Re: [TLS] RSA-PSS in TLS 1.3

Yoav Nir <> Wed, 02 March 2016 06:37 UTC

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From: Yoav Nir <>
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Date: Wed, 2 Mar 2016 08:37:46 +0200
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Subject: Re: [TLS] RSA-PSS in TLS 1.3
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> On 2 Mar 2016, at 3:03 AM, Andrey Jivsov <> wrote:
> On 03/01/2016 11:20 AM, Yoav Nir wrote:
>> On 1 Mar 2016, at 8:23 PM, Alyssa Rowan <> wrote:
>>>> [YN] It would be cool to ban PKCS#1.5 from certificates, but we
>>>> are not the PKIX working group. Nor are we the CA/Browser forum.
>>>> When a CA issues a certificate it has to work with every client
>>>> and server out there, When we use TLS 1.3, the other side supports
>>>> TLS 1.3 as well, so it’s fair to assume that it knows PSS.
>>> Perhaps the PKIX working group and CAB/Forum could both use a friendly
>>> reminder not to ignore how perilous using RSA PKCS#1 v1.5 still remains?
>> Neither you nor I can post in any of the CA/Browser forum’s lists, because neither of us has either a browser or a public CA.
>> There are some people who are active there and are reading this list, so they might take such a proposal there. I’m not very optimistic, though. While only CAs and browsers are members, they are keenly aware that even the public CAs have a wide variety of relying parties, running all sorts of software. And it’s much harder to scan clients than it is to scan servers, so it’s difficult to say how many clients will not be able to connect to a server with a certificate signed with RSA-PSS. Probably far too many for the CA/BF to be comfortable deprecating PKCS#1.
>> The PKIX working group has shut down several years ago. The Curdle WG is a new working group whose charter includes deprecating obsolete stuff. Perhaps they might be interested.
>> Yoav
> The removal of PKCS #1.5 signature support in TLS 1.3 is a client issue when client authentication is used. See examples here: .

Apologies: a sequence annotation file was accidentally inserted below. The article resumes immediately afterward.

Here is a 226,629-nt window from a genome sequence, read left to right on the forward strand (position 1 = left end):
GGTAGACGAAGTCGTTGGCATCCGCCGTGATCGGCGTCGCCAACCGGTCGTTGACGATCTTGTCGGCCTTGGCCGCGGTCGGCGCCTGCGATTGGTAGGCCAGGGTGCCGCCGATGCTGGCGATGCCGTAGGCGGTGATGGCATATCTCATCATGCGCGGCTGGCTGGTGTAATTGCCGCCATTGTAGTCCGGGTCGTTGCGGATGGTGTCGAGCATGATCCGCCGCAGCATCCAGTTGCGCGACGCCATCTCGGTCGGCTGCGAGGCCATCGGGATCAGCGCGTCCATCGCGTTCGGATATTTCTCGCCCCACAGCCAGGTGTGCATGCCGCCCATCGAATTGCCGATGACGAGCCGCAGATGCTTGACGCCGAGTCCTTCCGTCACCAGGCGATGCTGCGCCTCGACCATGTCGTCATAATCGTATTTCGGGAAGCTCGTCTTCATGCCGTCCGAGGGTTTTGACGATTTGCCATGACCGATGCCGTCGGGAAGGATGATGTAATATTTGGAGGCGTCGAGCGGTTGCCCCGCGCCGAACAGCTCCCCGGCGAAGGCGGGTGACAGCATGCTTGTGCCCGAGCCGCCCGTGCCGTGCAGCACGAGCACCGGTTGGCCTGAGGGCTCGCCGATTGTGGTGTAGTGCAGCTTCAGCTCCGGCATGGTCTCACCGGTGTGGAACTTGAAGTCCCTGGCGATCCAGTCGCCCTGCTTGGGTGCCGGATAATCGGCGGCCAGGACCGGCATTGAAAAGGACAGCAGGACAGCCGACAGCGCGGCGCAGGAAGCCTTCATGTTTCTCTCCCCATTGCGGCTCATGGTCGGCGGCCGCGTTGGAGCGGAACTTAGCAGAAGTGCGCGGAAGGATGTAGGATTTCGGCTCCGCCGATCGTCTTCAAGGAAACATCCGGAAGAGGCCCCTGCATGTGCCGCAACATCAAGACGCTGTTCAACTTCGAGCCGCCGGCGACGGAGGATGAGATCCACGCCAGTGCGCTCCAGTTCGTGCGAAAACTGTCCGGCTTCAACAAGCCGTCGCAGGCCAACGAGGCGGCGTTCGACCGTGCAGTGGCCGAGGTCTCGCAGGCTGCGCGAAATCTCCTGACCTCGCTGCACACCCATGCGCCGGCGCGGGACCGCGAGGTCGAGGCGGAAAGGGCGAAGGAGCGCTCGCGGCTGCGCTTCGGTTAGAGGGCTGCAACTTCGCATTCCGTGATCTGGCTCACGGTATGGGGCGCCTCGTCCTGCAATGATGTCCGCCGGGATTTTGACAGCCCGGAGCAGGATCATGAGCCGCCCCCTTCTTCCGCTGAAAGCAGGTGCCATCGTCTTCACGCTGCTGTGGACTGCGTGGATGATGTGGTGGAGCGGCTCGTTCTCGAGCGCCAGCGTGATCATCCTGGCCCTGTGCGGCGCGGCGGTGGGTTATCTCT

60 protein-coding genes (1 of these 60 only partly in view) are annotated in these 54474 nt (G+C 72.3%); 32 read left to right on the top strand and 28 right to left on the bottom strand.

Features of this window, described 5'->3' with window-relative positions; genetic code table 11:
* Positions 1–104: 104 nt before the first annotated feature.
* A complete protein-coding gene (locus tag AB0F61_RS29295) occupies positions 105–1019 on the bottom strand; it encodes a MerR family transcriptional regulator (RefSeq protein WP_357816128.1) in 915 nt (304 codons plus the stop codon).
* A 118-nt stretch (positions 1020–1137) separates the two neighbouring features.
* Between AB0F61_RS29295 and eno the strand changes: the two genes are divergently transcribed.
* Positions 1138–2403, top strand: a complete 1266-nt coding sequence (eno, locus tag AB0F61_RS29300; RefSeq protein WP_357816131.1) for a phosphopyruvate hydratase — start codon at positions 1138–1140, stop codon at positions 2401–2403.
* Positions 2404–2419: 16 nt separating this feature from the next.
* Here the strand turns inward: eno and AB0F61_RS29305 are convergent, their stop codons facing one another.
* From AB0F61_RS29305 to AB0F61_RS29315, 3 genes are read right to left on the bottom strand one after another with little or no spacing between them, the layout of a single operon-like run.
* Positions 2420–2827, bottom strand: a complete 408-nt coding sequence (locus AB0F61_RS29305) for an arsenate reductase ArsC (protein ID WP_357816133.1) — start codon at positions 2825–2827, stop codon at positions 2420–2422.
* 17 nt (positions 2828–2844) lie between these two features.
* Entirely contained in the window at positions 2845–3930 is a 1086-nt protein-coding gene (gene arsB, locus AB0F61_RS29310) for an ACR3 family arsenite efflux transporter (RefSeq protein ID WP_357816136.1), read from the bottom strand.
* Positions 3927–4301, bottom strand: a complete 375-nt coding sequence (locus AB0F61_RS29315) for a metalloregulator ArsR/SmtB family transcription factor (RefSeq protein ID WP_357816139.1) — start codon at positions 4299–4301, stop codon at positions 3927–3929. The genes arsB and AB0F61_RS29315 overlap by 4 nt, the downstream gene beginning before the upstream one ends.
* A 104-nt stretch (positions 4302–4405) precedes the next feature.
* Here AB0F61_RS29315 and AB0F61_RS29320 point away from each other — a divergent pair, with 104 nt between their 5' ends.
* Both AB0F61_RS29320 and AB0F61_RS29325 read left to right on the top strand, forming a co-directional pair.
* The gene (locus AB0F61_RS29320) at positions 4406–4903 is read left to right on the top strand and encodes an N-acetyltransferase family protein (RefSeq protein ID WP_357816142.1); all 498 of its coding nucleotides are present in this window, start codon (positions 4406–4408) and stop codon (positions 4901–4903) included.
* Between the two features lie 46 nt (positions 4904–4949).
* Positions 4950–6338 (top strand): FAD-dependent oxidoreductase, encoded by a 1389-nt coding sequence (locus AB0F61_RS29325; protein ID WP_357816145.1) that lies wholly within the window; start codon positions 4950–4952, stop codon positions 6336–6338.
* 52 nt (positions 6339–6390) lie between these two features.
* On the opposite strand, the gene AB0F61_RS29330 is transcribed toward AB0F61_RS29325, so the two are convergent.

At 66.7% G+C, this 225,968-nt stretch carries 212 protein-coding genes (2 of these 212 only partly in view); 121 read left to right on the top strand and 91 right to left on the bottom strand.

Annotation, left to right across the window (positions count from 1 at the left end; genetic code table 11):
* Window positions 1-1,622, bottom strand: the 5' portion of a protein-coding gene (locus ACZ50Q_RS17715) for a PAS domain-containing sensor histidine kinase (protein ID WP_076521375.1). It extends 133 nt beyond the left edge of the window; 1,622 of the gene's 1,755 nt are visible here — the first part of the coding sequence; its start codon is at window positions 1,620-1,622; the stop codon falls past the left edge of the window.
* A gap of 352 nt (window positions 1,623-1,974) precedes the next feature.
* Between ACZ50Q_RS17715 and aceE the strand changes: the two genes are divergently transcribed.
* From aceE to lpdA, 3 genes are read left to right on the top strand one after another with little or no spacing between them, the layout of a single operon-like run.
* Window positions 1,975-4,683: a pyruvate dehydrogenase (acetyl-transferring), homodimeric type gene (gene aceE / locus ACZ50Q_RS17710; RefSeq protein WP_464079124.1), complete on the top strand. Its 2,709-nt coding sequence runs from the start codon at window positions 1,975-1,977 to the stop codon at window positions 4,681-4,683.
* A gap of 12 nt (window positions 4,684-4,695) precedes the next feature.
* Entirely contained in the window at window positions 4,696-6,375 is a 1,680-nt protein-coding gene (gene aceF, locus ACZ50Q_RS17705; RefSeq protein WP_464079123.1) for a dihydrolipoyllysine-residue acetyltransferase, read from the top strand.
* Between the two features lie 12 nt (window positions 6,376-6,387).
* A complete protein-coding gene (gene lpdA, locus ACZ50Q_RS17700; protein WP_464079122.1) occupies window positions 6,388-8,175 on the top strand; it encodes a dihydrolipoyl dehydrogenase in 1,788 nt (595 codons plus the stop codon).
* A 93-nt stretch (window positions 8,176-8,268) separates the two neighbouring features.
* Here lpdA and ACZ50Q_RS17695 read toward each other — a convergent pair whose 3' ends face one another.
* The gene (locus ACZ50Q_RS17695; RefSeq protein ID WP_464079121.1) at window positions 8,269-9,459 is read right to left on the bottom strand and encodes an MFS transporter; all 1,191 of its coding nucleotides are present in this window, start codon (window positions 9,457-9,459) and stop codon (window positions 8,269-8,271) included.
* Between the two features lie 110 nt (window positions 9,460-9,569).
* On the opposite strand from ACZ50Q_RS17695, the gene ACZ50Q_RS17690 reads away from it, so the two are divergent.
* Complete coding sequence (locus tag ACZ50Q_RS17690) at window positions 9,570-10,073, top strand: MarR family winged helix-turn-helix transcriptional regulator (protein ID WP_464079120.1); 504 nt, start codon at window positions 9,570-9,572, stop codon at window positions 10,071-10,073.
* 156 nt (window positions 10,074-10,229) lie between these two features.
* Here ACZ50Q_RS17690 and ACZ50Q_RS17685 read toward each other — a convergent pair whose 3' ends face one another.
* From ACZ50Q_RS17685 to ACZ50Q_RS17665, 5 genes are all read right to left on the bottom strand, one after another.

> Regarding server-only authentication, it seems that there is assumption that TLS 1.3 will continue to use PKCS#1.5 for a long time in X.509 certs. Then why "break Internet" or slow down adoption of TLS 1.3 by mandating PSS in one field of handshake?

The easy answer is: because we can. We can’t mandate for the CA industry what kind of certificates they should issue, or rather, we can, but they’ll rightly ignore us. We *can* mandate how a new TLS 1.3 implementation signs for another new TLS 1.3 implementation. Mandating that the certificates are signed with PSS would definitely slow down the adoption of TLS 1.3. Mandating what algorithm is used within the protocol does not. 

As long as the spec allows PKCS#1 all implementations will support it and many implementors will delay PSS because it’s not needed for interoperability. That’s what a rational manager would do: implement TLS 1.3 with PKCS#1 now, and place implementing PSS “on the roadmap”. I don’t think we should give them that incentive.

> Imagine that there is PSS#2 in the future. Is the intent to issue new TLS 1.4 that bans PSS and hardwires PSS#2? If not, there may still be a signature negotiation mechanism in TLS 1.3 in the future.

That depends. Did we find that PSS is insecure in this future? 

> The reasons CAs are cold to adoption of PSS are similar to these of TLS servers or clients: 3d-party dependence, prior investment, FIPS 140 certification, cost.

Both servers and clients tend to use libraries that implement both the protocol and the algorithms. OpenSSL springs to mind, as do NSS, GNUTLS, SChannel and whatever Apple calls their library. Sure there are separate libraries with software handshakes and hardware algorithms. Even OpenSSL does this with their “engines”. I don’t think this is reason enough to keep dragging obsolete algorithms with us.

> TLS WG can ban PKCS #1.5 in CA certs in TLS 1.3, but it wisely doesn't. Why one signature field is an exception? IMO this will lead to slower adoption of TLS 1.3, on balance. Nothing prevents e.g. OpenSSL from implementing PSS in HS (which is proposed as MUST anyway). Nothing prevents servers from not negotiating TLS 1.3.

Because this is a particular field that we control.